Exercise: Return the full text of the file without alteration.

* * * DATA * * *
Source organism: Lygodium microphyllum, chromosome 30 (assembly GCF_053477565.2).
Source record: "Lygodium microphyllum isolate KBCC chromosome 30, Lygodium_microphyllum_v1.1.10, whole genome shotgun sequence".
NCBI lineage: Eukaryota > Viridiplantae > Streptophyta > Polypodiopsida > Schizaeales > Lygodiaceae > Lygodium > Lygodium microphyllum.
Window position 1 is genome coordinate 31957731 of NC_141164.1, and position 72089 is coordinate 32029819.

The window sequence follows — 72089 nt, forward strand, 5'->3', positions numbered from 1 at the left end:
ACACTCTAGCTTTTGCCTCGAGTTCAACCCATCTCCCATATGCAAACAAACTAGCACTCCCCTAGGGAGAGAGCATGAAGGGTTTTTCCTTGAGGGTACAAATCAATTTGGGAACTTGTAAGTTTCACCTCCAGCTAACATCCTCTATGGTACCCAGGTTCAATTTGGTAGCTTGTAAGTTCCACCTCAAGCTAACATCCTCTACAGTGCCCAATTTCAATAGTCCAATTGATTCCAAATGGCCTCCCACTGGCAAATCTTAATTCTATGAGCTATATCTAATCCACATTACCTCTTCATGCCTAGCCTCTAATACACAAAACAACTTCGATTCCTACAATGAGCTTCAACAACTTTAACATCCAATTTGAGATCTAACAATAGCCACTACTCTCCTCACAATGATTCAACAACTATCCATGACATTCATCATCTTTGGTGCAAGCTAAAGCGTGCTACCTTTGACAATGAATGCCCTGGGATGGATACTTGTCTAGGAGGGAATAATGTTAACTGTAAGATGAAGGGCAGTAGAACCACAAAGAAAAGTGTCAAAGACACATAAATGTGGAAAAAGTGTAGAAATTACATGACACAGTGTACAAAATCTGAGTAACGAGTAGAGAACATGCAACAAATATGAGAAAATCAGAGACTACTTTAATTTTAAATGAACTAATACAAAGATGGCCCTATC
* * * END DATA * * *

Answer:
Source organism: Lygodium microphyllum, chromosome 30 (assembly GCF_053477565.2).
Source record: "Lygodium microphyllum isolate KBCC chromosome 30, Lygodium_microphyllum_v1.1.10, whole genome shotgun sequence".
NCBI lineage: Eukaryota > Viridiplantae > Streptophyta > Polypodiopsida > Schizaeales > Lygodiaceae > Lygodium > Lygodium microphyllum.
Window position 1 is genome coordinate 31957731 of NC_141164.1, and position 72089 is coordinate 32029819.

The window sequence follows — 72089 nt, forward strand, 5'->3', positions numbered from 1 at the left end:
ACACTCTAGCTTTTGCCTCGAGTTCAACCCATCTCCCATATGCAAACAAACTAGCACTCCCCTAGGGAGAGAGCATGAAGGGTTTTTCCTTGAGGGTACAAATCAATTTGGGAACTTGTAAGTTTCACCTCCAGCTAACATCCTCTATGGTACCCAGGTTCAATTTGGTAGCTTGTAAGTTCCACCTCAAGCTAACATCCTCTACAGTGCCCAATTTCAATAGTCCAATTGATTCCAAATGGCCTCCCACTGGCAAATCTTAATTCTATGAGCTATATCTAATCCACATTACCTCTTCATGCCTAGCCTCTAATACACAAAACAACTTCGATTCCTACAATGAGCTTCAACAACTTTAACATCCAATTTGAGATCTAACAATAGCCACTACTCTCCTCACAATGATTCAACAACTATCCATGACATTCATCATCTTTGGTGCAAGCTAAAGCGTGCTACCTTTGACAATGAATGCCCTGGGATGGATACTTGTCTAGGAGGGAATAATGTTAACTGTAAGATGAAGGGCAGTAGAACCACAAAGAAAAGTGTCAAAGACACATAAATGTGGAAAAAGTGTAGAAATTACATGACACAGTGTACAAAATCTGAGTAACGAGTAGAGAACATGCAACAAATATGAGAAAATCAGAGACTACTTTAATTTTAAATGAACTAATACAAAGATGGCCCTATC